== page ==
….is what someone essentially asked me, in regards to Midtown closing. As usual, it takes me a minute to realize the impact of people’s statements sometimes…..so allow me to take a delayed reactive moment to explain, for those who may not fully understand, what all the fuss is about….
Gonna attempt a short story.
unlike today, where on a good week, you might find poetry every other day, years ago some of us were trekking across Indpls in search of somewhere to spit poetry. The closing of downtown open mic staple, The Cozy, wasn’t just abrupt and heartbreaking, it left us with a gaping hole. There was no where to do poetry. For a newcomer like myself, who was still in the spring fever beginning stages of my relationship with the mic, I was at a loss. The place that was giving me my newfound freedom was gone and there was no where to take its place. Over the next couple of years, countless places and people tried their hands at it, but it hardly ever lasted longer than six months before we were back without a venue and no where to go. Writeon opened and gave us new hope. A new family was built on the back of fear of letting our poetic guards down. But still, for quite sometime, there was no where else to go. And then Midtown came along. Centered right in the heart of Indy, classic weekend, 2007; it was one of the hottest days of the year and there was no air. But the place was packed out. We vibed and rocked out to a set featuring some of the upcoming bests, myself included, and had a great time, unaware of what was to come. ….
for weeks, maybe a few months, it was just us. Some of the regular poets, a new chick from Brooklyn and a few audience members. We would rotate the mic, going up 3, maybe 4 times because no one else was on the list. We would sit there and laugh about the low audience and act silly on the stage, unknowingly building foundations of friendship that resembled that of family. And in a flash, we went from strolling in at 930 to needing to be there at 8 to get a seat. New regulars became old friends, the open mic list got long and the poems got better!! Sayings were crafted such as “stack that cheese” ….we became more than just an open mic full of poets and spectators. We became a family. We traveled together; people who were once strangers were now rolling highways packed in vans. We grew to lean on each other. We lost people and then came together to celebrate their lives. It wasn’t about knowing someone’s business, it was about being there for our family. From bucket collections to Violet Projects to the birth of Fighting Words and the development of nSAYchable, you didn’t just get entertained at midtown; you watched life in action. Raw emotions. Tears were dropped during countless unexpected stage moments from various people. Love was shared in front of audiences. Newbies got cherries popped as we watched the live action poetry porn.
Who remembers when there was wine and beer at midtown? And the Death By Chocolate??? Who remember’s my mom coming to midtown, or my boyfriend sitting in the audience while I did a love poem directed to him? WHo remembers hearing allen cussing for the first time, or the surprise birthday parties for everybody from me to stacy, matter a fact, what about the Upper Deck?? THe VIP? Remember when there was no VIP? Remember when Taalam Acey came back to Indy for the FIRST time in years!!!!?? How about the first time you saw Naz & Shaunette? Or heard “I’m Coo” ??!! Or when Tony passed out Chocolate Covered Strawberries to the ladies ? Remember “This Poem” ? How about all the collabs on stage from FWP featuring Greg, how about greg!!?? And Styxx & Victoria….Or watching Steff grow from a shy poet to a NY Beast!!!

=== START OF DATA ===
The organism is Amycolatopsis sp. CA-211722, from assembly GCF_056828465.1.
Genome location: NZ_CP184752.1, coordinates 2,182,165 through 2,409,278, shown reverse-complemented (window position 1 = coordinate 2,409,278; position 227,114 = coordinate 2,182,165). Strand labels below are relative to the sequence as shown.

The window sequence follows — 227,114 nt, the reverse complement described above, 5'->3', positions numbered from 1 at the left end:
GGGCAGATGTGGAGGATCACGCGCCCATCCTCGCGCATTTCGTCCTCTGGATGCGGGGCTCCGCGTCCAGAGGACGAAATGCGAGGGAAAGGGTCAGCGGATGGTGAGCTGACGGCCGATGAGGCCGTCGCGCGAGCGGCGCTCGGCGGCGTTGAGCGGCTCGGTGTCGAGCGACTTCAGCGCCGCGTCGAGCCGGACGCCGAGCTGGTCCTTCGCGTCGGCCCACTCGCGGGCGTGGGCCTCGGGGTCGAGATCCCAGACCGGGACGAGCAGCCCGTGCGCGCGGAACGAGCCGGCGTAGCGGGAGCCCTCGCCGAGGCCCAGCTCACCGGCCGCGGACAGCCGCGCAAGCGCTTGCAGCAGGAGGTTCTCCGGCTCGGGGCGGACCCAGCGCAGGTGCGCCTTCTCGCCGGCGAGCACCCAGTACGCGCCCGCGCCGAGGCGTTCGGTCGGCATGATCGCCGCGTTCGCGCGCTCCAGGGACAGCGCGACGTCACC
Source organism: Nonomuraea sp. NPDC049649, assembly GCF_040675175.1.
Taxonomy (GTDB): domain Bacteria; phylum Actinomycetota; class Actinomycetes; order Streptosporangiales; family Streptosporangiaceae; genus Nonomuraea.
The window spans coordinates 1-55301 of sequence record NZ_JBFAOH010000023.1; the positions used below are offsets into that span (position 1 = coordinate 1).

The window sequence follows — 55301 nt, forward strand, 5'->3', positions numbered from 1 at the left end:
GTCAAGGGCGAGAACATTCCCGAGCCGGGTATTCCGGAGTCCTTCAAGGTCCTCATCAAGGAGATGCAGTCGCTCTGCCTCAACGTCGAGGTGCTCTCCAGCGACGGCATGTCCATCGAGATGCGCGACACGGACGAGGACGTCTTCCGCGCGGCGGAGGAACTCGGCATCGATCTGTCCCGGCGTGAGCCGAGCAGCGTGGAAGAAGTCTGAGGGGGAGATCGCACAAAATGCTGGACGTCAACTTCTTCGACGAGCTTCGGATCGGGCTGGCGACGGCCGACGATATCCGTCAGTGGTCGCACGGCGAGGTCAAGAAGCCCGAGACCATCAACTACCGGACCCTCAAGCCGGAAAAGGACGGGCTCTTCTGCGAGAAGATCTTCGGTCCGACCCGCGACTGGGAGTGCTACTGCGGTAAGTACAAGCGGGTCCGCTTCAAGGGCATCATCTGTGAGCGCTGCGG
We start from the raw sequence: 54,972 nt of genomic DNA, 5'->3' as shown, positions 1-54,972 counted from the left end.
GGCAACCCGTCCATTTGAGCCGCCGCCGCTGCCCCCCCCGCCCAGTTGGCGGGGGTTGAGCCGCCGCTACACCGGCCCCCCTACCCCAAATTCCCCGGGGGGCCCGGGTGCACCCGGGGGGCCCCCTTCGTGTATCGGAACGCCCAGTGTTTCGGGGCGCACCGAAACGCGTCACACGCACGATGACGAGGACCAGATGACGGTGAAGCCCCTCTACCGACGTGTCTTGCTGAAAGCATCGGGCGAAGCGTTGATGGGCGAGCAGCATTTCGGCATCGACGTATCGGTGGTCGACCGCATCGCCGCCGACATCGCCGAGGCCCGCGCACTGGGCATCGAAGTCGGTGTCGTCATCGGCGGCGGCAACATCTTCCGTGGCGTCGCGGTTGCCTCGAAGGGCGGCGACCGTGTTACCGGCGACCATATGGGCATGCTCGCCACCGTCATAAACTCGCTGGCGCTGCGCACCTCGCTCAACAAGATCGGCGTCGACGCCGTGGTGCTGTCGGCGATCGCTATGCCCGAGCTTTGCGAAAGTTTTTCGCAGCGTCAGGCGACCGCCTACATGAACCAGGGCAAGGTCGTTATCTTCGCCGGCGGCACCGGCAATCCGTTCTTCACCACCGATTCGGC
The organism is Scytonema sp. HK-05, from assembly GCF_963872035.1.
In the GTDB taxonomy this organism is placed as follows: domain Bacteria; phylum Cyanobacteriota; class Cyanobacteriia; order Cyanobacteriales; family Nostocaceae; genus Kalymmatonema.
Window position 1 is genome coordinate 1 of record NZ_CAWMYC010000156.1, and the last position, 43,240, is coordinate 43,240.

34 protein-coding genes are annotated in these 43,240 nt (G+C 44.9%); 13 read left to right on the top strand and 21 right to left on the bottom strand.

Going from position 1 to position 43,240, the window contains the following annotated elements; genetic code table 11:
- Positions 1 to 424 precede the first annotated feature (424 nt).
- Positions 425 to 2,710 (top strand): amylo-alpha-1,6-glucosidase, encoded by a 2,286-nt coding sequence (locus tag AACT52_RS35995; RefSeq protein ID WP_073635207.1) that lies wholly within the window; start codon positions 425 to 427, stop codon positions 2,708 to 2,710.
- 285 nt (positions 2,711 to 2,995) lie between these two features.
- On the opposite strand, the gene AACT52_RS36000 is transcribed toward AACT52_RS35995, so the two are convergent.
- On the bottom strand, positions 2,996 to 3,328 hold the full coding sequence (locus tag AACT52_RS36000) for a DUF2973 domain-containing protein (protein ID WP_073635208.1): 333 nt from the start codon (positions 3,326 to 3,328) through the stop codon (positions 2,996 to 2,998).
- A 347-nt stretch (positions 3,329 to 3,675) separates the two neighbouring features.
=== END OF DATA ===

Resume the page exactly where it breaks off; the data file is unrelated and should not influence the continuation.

I grew at midtown from a small shy girl to a confident and ready to fight with words woman. I had a 14 year old come up to me in tears, glad to meet me, at midtown. Gabrielle released her first cd at Midtown. I could go on forever with the memories, but the point is not the memories, the point is the bond. THe family. When our audience was hurt, we were hurt and vice versa. There was a point when no one apologized for reading from paper at midtown. You weren’t expected to be the best or have the greatest, you were accepted as honest. People weren’t texting or facebooking while someone was on stage. Folks didn’t walk in front of the stage while a poet was spitting. It was a house of respect that some of us may subconsciously fear is so far gone, that we will never see again.
Midtown closing isn’t about “old” poets stepping aside for new ones. Its not about egos or arguments. Its not about who’s down for who and who doesn’t support who. Midtown is about the end of an era. An era where audiences and poets collided and became one collective; we were every bit the community we claim to be. We were there for each other, loved each other and cared about each other. It was more than entertainment. It was life. Shared. Collectively. Lovingly. Honestly unconditionally. New beginnings will definitely arise from this. And I think we all embrace them.
But for some of us, those of us who have been there for the beginning….those of us who you may not see often or at every special feature, but still spent a lot of time there…..we remember something that is hard to put in words. And no matter where our paths may take us in life, we will each hold something dear to our hearts that is hard to imagine ever happening again. That’s beautifully hurtful in a way.
So what is all the fuss about?
I guess you just would’ve had to be there to know.
***Note: Let me correct myself in saying during this time of “no where to go”, Kafe Kuumba was still open and going on. And since this is MY blog, I can say that the connection between the “elder” poets and the “my generation of poets and beyond” was, in my opinion, at that time (and possibly still) broken and for some of us, didn’t translate to “welcoming”. …leaving us back at square one….no where to go.